Whether you’re an established market leader or emerging start-up, growth is the lifeblood of business. Growth means finding new and innovative ways to do things—from moving into new markets and developing new products to controlling costs and managing prices. From growth comes opportunities to increase both brand power and business profit.
Stanford’s Graduate School of Business (GSB) is a pinnacle player in the global education market. The school annually attracts thousands of applicants to fill just a few hundred slots in its esteemed MBA program. GSB is also a leader in executive education, however competition—from institutions such as the London Business School, Harvard and Wharton—makes growth more challenging.
In 2011, Stanford sought Salt’s help to reposition its executive education program and create a state-of-the-art web destination to attract business innovators from around the world. Salt worked with the GSB team to carefully reconsider the market’s changing demographics; once the domain of HR professionals, executive education is being democratized. A majority of executive education attendees now select their own programs online, making it increasingly important to communicate the advantages of Stanford and its “innovation environment” in a simple, straightforward manner.
Having crystallized the strategy and brand messaging, Salt developed a modern, highly approachable online experience that sets Stanford’s offerings apart from other executive programs. The website was built to communicate the Stanford story to prospective applicants while serving relevant content and encouraging deeper exploration. An important component of the site is the interactive program guide, which encourages engagement through simplified course selection and a streamlined admissions process.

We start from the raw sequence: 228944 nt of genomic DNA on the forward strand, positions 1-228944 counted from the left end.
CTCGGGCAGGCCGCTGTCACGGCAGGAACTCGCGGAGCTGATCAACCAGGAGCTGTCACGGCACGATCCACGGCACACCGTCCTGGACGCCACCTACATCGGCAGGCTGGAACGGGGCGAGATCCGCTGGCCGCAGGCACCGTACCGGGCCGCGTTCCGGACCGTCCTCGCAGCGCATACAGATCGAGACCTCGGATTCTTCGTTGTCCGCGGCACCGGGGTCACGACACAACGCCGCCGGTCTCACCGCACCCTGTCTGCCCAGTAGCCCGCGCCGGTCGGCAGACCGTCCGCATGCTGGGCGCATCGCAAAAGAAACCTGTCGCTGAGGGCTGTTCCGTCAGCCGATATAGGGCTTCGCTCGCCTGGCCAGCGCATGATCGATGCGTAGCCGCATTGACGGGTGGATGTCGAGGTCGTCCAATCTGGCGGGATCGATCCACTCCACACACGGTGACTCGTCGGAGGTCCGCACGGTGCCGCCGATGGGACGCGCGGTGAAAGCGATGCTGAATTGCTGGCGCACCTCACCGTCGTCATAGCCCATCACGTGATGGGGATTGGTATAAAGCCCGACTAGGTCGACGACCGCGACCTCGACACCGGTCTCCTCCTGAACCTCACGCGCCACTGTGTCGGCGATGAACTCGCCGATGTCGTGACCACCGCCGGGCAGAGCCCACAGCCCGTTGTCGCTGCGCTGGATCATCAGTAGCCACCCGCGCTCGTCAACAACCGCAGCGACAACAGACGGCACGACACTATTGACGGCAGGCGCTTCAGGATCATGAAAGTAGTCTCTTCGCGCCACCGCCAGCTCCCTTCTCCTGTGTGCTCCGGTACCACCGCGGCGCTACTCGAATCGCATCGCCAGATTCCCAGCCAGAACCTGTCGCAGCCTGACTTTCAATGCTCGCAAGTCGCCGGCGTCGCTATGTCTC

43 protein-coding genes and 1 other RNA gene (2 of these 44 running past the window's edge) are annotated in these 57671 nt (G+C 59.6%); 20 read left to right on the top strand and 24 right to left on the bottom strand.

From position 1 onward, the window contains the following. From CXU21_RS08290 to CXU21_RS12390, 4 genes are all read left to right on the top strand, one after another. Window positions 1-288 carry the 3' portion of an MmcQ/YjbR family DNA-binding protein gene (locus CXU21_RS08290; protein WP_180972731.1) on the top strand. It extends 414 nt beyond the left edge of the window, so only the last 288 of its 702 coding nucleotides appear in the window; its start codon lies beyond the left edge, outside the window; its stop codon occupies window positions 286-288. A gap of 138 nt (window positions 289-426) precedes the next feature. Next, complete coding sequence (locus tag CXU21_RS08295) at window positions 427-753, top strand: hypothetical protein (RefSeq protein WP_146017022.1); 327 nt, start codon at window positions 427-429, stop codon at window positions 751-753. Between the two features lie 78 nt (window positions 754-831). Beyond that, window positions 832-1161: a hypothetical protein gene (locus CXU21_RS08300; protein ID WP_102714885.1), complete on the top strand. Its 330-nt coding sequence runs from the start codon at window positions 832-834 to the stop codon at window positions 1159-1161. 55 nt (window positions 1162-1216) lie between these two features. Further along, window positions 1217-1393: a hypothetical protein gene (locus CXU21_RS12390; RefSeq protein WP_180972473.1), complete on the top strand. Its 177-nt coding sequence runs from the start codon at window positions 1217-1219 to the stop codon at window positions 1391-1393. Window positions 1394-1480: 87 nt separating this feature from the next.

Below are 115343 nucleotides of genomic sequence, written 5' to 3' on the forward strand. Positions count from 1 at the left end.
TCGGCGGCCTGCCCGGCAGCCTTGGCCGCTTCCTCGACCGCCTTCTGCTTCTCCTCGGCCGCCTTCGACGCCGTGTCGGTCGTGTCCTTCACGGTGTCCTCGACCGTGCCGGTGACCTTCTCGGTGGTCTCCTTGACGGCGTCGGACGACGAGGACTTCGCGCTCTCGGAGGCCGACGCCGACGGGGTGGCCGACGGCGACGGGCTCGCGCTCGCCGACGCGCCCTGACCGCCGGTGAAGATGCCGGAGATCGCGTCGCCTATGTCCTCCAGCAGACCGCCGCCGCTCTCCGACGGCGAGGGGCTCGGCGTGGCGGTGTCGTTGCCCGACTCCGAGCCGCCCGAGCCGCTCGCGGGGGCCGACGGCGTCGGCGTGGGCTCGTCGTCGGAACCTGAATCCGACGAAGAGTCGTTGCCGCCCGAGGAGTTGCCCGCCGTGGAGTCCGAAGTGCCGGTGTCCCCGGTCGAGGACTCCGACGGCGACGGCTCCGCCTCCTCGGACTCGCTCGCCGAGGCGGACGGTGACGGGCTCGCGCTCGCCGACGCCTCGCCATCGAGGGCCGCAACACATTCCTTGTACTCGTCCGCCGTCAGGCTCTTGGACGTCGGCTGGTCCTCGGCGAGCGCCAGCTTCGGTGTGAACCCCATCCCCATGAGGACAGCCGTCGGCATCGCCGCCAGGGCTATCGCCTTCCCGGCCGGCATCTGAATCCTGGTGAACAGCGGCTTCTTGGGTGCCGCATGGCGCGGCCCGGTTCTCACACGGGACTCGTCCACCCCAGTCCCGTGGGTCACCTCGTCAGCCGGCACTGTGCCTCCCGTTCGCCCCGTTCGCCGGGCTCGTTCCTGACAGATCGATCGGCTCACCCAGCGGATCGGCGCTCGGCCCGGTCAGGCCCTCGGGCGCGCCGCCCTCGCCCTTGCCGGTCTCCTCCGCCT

According to the program director at Stanford, “The outcome of this work helped keep us #1, brought out the best of what makes Stanford executive education unique, and brought it to life with lively, compelling design and interactive experiences.” Year-over-year visits to the website grew by 47% and overall revenue increased 50%.
With the consideration and purchase of executive education programs shifting from HR professionals to the executives themselves, Salt and Stanford worked to redefine the way in which the school could engage prospects. Salt developed program search tools within the site that would make it easy for executives to search on timeframe, price, subject, or a particular type of business acumen that he or she wanted to develop. Almost immediately, Stanford saw substantial growth in U.S. and international site visits—including an increase of 115% from India—as well as significantly more applications for enrollment from worldwide audiences. The site really works as a marketing engine for the university.
To become the global leader in executive education meant defining why Stanford was different and more desirable than other prestigious schools. That difference was its focus on innovation and the tools to tell that story as they look to grow.